Plantar Pressures in Patients with and without Lateral Foot Pain after Lateral Column Lengthening
Ellis, S.J., Yu, J.C., Johnson, A.H., Elliot, A., O’Malley, M. and Deland, J. (2010). Plantar Pressures in Patients with and without Lateral Foot Pain after Lateral Column Lengthening. The Journal of Bone and Joint Surgery (American), 92, 81-91.
Scientific Literature Review
Reviewed by: Shanta L. Griffin
Residency Program: Central Alabama Veterans Health Care System
This study provides evidence confirming that patients who have undergone lateral column lengthening, and who experience lateral plantar pain, have increased lateral midfoot plantar pressure values that cannot be accounted for by radiographic and demographic factors alone.
This is a prognostic, case control study design. A computerized database search was conducted to identify patients who had undergone lateral column lengthening as a part of flatfoot reconstructive surgery. Ten individuals who had lateral column lengthening and who were experiencing pain or discomfort in the plantar-lateral aspect of the foot for a minimum of two years postoperatively were selected. All surgical procedures occurred between October 2001 and August 2005. Asymptomatic controls that had undergone similar lengthening procedures were matched for age, sex, accessory reconstructive procedures and time since surgery. In order to ensure that increased plantar pressures were not due to increased body weight, all plantar pressures were normalized to body weight.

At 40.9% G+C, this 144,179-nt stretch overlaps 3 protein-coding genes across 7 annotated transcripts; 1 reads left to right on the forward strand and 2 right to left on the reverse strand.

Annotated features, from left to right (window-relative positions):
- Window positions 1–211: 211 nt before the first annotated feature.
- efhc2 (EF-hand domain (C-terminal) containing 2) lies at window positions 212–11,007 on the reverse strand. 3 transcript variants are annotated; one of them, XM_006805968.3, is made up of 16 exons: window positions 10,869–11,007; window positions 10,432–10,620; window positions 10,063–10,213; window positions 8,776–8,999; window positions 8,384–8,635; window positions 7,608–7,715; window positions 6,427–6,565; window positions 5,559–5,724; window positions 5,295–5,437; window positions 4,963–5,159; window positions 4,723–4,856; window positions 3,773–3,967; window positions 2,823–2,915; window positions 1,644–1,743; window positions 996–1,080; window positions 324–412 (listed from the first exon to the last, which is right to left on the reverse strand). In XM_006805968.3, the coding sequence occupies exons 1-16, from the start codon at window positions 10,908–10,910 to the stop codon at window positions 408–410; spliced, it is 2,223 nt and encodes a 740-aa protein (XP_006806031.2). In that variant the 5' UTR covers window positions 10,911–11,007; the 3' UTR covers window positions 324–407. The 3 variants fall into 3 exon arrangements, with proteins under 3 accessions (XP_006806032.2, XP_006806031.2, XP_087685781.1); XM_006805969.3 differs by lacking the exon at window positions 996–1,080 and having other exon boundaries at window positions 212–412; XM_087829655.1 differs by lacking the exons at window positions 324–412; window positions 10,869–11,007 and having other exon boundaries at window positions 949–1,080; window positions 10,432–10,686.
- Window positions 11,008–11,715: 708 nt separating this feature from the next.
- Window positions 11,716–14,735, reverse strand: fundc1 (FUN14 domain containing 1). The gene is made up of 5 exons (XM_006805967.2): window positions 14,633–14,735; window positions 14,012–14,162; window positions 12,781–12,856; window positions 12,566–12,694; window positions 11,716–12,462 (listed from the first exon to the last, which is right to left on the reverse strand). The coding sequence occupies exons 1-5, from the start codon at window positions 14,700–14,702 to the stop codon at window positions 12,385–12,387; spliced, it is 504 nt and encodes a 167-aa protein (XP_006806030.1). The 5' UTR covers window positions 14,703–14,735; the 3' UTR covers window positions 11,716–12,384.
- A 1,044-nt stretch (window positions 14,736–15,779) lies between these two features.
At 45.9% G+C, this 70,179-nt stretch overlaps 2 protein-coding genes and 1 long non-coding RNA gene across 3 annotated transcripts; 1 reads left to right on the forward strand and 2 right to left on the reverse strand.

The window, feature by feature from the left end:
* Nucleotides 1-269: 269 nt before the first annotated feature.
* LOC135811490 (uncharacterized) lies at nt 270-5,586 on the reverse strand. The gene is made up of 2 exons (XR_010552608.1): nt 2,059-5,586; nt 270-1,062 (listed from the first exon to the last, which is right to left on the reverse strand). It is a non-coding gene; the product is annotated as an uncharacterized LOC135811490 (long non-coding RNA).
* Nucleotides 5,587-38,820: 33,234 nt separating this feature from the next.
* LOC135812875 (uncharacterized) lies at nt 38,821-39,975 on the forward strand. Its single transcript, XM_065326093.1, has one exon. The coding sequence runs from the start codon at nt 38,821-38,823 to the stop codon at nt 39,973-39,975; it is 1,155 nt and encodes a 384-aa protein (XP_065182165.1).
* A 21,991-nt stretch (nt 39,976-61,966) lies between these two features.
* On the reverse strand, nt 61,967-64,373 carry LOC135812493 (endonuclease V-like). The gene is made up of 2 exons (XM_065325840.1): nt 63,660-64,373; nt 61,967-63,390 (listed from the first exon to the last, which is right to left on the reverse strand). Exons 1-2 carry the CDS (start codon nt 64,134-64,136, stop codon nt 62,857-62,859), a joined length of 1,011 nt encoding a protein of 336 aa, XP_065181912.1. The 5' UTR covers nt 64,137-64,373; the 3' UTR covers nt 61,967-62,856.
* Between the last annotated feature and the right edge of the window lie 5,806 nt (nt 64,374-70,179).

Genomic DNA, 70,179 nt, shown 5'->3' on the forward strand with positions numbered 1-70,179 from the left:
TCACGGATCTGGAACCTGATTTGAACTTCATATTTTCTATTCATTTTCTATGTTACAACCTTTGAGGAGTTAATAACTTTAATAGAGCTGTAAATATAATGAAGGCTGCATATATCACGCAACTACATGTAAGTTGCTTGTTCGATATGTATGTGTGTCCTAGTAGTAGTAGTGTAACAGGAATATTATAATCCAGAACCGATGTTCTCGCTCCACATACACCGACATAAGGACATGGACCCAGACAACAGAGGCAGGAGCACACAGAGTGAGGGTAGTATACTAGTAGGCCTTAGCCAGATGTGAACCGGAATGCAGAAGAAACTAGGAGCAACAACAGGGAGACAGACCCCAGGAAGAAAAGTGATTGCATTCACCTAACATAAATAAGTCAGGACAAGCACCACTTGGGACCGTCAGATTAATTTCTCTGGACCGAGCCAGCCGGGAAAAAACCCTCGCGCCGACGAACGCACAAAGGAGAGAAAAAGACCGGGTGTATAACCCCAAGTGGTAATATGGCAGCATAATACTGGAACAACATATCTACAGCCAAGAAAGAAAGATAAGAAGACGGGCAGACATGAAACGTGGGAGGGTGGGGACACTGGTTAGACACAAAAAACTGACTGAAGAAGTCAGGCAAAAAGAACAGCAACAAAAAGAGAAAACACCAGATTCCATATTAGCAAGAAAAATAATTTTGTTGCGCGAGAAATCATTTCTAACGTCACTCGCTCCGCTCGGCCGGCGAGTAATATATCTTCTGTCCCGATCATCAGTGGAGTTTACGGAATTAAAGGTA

There were no differences between the pain and non-pain groups with regard to length of the graft. The median weight in the pain group was 94.8 kg and 81.7 kg for the non-pain group. The radiographic parameters before and after surgery were similar for the two groups. The SF-36 Physical Function Subscale, SF-36 Physical Health Summary, and FAOS average scores were significantly lower in the pain group. The average mean lateral midfoot pressure was significantly higher in the group with pain for both the non-normalized and normalized data. All remaining values were similar between the two groups.
Based on the findings of this study, increased lateral column pressure cannot be solely explained by radiographic or demographic factors. Therefore, surgeons must be careful to minimize increased pressure on the lateral plantar border of the foot when performing lateral column lengthening procedures. In addition, maintaining near normal subtalar joint eversion is of high importance because it may serve as a guide as to the amount of lateral column lengthening that can be achieved perioperatively and to decrease the amount of lateral plantar discomfort post-operatively.